The University of California San Diego have some unique makers with them who have built up a “smart surface” of smaller antennas which, they guarantee, can enhance both the range and the throughput of a Wi-Fi connection significantly — pushing information through a somewhat unmodified client gadget twice as fast.
“You can stick this on your wall like a painting to improve Wi-Fi connectivity in your home or office,” says Dinesh Bharadia, a professor of electrical and computer engineering at the UC San Diego Jacobs School of Engineering, of the compact prototype. “You can use this with off-the-shelf Wi-Fi devices. You don’t need specialised equipment to make it work.”
The prototype integration, named ScatterMIMO, takes 48 minimized antennas and organizes them in a 100x300mm framework. The antennas, which can be fueled for a year on a single coin-cell battery, aren’t directly associated with either the access point or the client device; rather, they reflect and steer the signal to support its stability and quality.
“The key feature of this technology is that it creates a second data stream that goes to your phone or other Wi-Fi-connected device,” Bharadia explains. “So not only can you get connectivity in areas that don’t have it, you also get double the data rate in areas where you already have connectivity.”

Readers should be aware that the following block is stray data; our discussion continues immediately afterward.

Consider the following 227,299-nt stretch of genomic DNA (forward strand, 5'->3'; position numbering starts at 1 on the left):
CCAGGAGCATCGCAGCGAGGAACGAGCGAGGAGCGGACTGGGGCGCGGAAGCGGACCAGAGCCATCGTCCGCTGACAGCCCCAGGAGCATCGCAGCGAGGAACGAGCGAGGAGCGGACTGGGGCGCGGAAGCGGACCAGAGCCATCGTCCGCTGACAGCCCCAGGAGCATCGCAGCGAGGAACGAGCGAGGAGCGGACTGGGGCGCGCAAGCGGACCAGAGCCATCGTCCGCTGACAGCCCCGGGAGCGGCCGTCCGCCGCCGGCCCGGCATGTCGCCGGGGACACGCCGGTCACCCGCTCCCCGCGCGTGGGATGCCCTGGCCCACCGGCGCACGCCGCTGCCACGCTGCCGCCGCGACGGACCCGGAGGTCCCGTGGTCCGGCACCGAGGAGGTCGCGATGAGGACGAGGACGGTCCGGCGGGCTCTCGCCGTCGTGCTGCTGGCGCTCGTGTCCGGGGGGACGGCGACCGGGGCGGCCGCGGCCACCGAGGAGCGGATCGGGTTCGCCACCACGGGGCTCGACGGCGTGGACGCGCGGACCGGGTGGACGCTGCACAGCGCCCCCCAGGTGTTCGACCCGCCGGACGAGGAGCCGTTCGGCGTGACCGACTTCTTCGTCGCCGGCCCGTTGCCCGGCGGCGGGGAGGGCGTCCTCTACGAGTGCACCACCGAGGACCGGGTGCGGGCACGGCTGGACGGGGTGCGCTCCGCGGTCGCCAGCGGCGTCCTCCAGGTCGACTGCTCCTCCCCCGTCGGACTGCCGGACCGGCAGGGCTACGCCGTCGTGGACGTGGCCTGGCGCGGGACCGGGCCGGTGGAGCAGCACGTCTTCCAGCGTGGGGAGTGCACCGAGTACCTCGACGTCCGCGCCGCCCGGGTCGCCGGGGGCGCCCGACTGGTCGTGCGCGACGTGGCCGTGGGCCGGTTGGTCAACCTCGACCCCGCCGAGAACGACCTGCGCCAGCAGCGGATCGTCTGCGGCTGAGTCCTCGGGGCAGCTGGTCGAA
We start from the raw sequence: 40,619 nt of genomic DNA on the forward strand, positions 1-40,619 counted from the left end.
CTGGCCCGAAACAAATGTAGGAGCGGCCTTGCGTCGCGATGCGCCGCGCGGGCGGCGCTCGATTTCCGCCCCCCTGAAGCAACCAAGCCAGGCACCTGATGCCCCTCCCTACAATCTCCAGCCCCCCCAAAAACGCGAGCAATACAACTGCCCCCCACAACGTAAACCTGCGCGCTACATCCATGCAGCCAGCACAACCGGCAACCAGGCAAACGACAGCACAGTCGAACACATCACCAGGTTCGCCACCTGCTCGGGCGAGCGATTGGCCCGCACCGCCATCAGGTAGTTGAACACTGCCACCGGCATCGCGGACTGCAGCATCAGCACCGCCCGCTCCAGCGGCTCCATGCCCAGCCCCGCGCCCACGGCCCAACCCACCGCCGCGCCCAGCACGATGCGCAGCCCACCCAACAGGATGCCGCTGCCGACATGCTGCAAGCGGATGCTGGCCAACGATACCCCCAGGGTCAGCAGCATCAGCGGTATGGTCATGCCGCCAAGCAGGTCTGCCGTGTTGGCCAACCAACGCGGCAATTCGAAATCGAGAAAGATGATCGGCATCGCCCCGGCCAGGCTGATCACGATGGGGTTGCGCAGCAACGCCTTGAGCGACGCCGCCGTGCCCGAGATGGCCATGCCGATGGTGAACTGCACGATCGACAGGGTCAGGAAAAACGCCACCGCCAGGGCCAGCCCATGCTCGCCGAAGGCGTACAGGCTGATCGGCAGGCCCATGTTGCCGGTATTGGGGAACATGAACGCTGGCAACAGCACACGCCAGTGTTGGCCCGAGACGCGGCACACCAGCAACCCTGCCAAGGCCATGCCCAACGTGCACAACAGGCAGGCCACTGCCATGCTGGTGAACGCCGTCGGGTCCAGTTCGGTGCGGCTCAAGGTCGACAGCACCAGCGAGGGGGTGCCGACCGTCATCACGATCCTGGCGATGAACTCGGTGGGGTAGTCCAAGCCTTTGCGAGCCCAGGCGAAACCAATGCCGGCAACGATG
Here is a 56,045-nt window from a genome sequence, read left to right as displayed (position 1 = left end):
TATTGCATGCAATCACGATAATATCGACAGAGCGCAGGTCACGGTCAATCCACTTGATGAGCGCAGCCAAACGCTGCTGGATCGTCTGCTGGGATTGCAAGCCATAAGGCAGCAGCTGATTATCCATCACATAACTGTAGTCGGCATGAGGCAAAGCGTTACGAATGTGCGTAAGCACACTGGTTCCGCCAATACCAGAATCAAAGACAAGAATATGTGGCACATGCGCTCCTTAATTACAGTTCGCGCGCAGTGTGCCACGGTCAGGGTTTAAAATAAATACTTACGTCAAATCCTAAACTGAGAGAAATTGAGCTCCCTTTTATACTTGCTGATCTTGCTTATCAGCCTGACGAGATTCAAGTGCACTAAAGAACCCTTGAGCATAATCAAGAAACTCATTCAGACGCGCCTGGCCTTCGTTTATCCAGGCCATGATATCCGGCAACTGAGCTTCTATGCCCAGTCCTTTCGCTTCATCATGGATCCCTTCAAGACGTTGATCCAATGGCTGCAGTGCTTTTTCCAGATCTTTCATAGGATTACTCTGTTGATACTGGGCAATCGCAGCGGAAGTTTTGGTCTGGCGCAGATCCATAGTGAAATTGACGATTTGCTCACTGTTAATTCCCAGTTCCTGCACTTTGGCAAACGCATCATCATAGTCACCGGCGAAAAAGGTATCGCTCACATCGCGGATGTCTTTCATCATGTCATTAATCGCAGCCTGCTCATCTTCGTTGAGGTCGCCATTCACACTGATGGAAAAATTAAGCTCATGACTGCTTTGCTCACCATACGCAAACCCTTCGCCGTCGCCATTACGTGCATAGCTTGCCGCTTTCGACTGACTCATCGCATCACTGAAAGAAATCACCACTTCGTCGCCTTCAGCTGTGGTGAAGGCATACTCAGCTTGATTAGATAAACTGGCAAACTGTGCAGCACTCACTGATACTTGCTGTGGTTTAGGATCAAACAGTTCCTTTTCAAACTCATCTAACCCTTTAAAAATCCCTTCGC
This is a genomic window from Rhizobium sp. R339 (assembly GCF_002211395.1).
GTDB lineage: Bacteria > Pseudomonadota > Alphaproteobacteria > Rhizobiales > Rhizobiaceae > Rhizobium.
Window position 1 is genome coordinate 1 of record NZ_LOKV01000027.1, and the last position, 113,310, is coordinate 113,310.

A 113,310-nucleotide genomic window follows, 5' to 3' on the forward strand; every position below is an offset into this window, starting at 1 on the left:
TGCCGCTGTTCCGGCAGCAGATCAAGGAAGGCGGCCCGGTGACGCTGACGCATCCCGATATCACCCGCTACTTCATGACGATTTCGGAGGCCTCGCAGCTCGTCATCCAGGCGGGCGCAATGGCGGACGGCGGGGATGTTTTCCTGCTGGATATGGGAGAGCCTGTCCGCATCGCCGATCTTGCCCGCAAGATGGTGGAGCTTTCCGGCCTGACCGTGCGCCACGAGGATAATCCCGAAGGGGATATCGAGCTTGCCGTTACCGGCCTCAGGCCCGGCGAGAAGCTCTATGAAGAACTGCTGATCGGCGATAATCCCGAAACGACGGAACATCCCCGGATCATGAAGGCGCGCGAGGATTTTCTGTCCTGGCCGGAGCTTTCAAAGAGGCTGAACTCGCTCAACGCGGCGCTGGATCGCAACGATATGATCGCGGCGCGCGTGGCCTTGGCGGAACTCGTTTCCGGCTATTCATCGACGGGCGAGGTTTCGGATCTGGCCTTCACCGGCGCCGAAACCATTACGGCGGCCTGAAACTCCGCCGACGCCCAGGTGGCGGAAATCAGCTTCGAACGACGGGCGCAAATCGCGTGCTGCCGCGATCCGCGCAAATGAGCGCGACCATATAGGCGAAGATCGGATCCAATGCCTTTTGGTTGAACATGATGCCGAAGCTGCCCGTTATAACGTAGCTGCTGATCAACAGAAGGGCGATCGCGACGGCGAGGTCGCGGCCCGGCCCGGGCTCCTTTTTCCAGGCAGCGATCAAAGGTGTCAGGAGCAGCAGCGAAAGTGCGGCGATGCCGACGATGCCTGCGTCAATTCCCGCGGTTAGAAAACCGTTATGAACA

The team’s project resembles the work of a researcher at the Massachusetts Institute of Technology (MIT), which in February this year disclosed its own “smart surface” made up of over 3,000 antennas and which was professed to boost 5G cellular signal quality by 1,000 percent. UCSD’s methodology has one significant benefit: It’s amazingly low cost, with an anticipated manufacturing cost of just $5 per board in large scale manufacturing.
You can find more details on the website of project, alongside the full paper are available to all under open access terms.